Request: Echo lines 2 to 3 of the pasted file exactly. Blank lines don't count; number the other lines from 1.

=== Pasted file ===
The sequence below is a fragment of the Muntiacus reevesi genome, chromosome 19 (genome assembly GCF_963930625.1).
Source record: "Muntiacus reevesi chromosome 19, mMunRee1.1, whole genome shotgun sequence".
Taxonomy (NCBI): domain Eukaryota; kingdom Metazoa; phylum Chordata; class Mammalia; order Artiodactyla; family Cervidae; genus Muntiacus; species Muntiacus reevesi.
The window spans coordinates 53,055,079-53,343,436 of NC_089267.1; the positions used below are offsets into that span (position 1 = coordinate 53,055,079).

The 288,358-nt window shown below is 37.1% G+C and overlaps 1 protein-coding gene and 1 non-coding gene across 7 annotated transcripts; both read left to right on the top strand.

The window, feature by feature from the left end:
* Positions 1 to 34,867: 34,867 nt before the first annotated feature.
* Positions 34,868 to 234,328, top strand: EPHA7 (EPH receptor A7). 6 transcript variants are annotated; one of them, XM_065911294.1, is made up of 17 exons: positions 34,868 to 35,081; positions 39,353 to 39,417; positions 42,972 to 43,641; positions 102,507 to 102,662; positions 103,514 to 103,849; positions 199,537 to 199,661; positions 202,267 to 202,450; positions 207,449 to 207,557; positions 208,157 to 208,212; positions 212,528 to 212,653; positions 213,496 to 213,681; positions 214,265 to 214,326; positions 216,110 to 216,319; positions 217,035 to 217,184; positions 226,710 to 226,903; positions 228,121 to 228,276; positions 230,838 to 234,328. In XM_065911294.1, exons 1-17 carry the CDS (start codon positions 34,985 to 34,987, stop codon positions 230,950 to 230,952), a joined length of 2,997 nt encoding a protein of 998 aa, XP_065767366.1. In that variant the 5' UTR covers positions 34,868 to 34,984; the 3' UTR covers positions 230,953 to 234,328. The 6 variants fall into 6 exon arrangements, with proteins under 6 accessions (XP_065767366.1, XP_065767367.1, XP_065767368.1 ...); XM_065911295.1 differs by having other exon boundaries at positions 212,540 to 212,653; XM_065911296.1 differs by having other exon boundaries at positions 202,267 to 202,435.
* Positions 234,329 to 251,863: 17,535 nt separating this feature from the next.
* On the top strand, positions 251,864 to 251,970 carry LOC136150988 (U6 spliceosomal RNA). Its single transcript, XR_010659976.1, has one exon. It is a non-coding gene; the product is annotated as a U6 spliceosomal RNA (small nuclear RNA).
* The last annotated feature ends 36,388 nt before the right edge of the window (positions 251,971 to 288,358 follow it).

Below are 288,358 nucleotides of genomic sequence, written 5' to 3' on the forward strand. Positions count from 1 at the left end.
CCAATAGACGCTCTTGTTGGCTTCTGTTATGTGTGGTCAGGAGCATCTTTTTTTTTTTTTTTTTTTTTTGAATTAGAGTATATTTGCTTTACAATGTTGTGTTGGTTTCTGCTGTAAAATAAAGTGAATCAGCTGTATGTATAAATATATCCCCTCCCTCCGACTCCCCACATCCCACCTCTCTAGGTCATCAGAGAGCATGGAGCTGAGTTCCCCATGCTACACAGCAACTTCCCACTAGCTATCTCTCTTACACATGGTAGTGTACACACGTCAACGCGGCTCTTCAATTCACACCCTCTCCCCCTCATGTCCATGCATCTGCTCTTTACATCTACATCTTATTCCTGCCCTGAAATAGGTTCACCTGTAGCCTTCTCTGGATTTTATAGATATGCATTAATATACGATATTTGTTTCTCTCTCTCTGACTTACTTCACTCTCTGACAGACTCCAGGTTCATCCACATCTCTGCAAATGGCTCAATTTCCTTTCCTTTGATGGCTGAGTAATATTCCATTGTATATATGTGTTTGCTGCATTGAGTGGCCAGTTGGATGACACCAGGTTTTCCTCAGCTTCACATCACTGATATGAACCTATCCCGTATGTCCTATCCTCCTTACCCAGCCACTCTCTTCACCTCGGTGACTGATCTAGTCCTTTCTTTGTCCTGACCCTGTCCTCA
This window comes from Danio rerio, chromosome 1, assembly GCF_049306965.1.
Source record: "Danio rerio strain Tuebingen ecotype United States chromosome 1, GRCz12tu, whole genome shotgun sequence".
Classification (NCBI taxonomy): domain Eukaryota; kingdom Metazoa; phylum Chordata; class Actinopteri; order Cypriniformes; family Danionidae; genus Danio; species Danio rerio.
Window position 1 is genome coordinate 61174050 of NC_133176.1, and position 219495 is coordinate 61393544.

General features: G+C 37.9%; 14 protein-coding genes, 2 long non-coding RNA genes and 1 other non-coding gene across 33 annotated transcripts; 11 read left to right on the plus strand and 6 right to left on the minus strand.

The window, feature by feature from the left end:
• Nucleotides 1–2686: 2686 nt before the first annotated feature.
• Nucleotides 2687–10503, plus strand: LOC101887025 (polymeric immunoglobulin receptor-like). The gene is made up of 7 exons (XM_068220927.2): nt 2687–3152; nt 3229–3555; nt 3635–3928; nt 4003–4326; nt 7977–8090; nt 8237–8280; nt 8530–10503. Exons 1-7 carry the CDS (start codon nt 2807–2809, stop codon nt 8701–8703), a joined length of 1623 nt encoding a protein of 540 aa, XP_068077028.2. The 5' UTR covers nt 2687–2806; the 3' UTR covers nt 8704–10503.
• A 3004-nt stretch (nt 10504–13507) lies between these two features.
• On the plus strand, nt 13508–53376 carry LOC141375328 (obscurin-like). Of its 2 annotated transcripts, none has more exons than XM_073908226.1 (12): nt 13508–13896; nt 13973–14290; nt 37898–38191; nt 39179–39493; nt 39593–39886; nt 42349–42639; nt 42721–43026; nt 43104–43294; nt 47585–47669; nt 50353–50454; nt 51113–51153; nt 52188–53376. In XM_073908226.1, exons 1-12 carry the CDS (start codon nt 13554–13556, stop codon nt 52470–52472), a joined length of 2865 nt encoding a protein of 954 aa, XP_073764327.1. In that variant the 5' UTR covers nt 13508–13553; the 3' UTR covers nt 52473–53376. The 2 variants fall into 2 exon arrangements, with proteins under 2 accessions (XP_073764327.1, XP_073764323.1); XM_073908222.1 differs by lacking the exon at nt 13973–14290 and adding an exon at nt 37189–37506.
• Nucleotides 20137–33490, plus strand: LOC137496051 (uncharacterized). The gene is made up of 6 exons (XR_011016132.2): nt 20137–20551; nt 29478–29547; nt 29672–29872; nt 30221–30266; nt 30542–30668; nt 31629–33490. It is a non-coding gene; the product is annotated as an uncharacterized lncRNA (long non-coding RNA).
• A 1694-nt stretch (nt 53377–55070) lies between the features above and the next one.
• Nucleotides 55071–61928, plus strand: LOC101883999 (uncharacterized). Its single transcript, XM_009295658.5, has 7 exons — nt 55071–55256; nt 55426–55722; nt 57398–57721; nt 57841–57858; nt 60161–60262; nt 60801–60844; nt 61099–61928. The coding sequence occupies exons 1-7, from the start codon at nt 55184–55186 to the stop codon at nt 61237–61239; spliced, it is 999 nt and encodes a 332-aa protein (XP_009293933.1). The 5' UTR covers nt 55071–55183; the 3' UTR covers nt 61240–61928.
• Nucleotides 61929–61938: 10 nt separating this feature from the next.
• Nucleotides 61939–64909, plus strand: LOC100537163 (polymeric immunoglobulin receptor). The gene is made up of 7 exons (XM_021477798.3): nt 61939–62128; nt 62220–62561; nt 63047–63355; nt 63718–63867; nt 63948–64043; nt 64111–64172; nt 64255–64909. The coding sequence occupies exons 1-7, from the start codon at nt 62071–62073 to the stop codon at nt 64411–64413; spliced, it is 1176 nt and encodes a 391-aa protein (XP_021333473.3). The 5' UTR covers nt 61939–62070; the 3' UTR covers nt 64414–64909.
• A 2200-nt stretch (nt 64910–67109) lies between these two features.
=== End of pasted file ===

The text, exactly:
Source record: "Muntiacus reevesi chromosome 19, mMunRee1.1, whole genome shotgun sequence".
Taxonomy (NCBI): domain Eukaryota; kingdom Metazoa; phylum Chordata; class Mammalia; order Artiodactyla; family Cervidae; genus Muntiacus; species Muntiacus reevesi.